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Community / Land projects / Right to Food

Right to Food


01/16 - 12/20


This project is part of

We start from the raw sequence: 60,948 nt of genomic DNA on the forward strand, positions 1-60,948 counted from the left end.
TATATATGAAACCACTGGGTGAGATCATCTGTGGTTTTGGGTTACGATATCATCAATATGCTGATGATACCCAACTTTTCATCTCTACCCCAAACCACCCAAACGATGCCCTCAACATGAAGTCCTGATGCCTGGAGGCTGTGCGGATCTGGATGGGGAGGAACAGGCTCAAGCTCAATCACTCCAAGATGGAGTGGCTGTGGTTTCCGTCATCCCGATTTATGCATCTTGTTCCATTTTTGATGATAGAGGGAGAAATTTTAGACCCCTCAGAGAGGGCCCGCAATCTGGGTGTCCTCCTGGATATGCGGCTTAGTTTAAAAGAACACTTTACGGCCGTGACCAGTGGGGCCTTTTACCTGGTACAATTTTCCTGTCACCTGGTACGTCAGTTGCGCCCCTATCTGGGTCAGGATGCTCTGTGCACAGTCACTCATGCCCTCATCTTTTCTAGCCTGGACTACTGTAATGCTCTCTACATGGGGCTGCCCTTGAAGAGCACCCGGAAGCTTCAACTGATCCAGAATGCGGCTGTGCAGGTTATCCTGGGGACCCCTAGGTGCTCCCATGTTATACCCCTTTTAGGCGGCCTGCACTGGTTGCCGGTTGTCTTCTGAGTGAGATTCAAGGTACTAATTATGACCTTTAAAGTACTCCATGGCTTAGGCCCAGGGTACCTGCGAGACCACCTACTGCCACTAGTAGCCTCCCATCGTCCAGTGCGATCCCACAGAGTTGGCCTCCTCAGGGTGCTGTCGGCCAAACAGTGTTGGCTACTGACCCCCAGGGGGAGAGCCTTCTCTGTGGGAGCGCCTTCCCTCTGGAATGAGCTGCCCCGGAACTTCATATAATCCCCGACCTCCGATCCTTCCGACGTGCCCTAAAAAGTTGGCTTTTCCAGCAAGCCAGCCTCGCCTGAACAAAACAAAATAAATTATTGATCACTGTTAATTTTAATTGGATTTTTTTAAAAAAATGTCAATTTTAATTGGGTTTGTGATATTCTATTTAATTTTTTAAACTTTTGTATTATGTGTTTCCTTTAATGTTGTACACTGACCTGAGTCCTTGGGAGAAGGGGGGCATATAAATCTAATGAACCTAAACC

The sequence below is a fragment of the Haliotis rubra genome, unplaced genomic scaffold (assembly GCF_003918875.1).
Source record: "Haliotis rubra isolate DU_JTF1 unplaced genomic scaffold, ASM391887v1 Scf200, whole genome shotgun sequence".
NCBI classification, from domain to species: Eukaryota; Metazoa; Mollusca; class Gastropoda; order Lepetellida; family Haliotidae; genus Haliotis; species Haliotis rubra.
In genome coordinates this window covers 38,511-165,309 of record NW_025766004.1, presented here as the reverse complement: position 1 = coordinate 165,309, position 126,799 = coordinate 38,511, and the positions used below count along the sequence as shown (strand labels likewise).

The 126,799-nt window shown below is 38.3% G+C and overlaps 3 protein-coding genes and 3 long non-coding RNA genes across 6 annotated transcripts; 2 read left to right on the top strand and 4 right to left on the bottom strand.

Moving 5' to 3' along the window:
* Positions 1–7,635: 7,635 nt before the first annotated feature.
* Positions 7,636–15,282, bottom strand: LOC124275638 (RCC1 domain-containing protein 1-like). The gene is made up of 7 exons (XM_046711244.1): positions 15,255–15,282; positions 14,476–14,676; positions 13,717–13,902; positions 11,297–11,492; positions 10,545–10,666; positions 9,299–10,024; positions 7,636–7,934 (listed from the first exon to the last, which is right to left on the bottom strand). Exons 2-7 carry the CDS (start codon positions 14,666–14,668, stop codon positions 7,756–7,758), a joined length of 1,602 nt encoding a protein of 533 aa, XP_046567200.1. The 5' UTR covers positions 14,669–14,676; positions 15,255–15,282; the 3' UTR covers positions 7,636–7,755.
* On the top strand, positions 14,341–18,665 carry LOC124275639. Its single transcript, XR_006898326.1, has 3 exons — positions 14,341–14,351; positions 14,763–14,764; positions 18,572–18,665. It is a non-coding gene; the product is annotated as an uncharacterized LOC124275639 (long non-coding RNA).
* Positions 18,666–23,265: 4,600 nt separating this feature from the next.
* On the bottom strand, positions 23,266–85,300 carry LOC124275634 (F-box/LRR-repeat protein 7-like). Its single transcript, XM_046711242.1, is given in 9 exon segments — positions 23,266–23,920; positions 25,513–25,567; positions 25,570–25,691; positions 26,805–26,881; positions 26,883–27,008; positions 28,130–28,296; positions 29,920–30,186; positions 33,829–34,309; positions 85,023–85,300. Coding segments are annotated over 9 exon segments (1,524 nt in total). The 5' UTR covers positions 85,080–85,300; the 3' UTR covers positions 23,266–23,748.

Ultimately SOMO’s Food and Land program strives for a global food system in which small farmers and workers are justly treated and fairly compensated, biodiversity and ecosystems are protected, rights of communities to natural resources are secured, and hunger is a thing of the past. To contribute to progress towards this ideal the program pushes for improvements in public and private policies intervening both at the beginning (farm workers, small holders and communities) and at the end (food companies and supermarkets) of the food chain. The program interventions can build on decades of experience with research and advocacy on corporate food sector issues and broad networks of partners in the global north and south. It is difficult to overstate the importance of the global food and land complex as it is essential for nutrition, employment, culture, environment, conservation, peace and stability. To illustrate, 31 per cent of the working population worldwide is involved in agriculture, which is often the most important sector in developing countries. Even in many developed countries food processing is a leading industry in terms of value added and jobs generated. On the other hand, working conditions in agriculture are often harsh, dangerous, under paid and jobs are precarious. Through large-scale land acquisitions community rights to land are often violated. Of the 795 million people worldwide who are undernourished 80 percent are involved in agriculture. Indeed over the last decade food riots, land grab, obesity epidemic, food speculation, reports of deplorable working conditions, climate change and farmer protests have made it clearer than ever that for the food and land complex to provide its essential services equitably and sustainably many critical issues need to be addressed. Within the theme Right to food, SOMO will focus its work on capacity building of civil society in research and advocacy, specifically in relation to food prices and improving conditions for agricultural workers and small-scale food producers. SOMO will conduct research to support national and global influencing. Its primary thematic focus areas include food prices, the impact of trading policies, the needs and problems of agricultural workers and the role of certification schemes. The long-term outcome of SOMO’s work in the strategic partnership with Oxfam Novib is to contribute to securing the right to food, improved labor conditions and respect of human rights. To contribute to this long-term outcome the program pursues a number of strategies, i.e. research, capacity building, supporting and building networks and advocacy. All strategies target the improvement of public and private policies that govern and/or affect the food and agricultural sector in developing countries.

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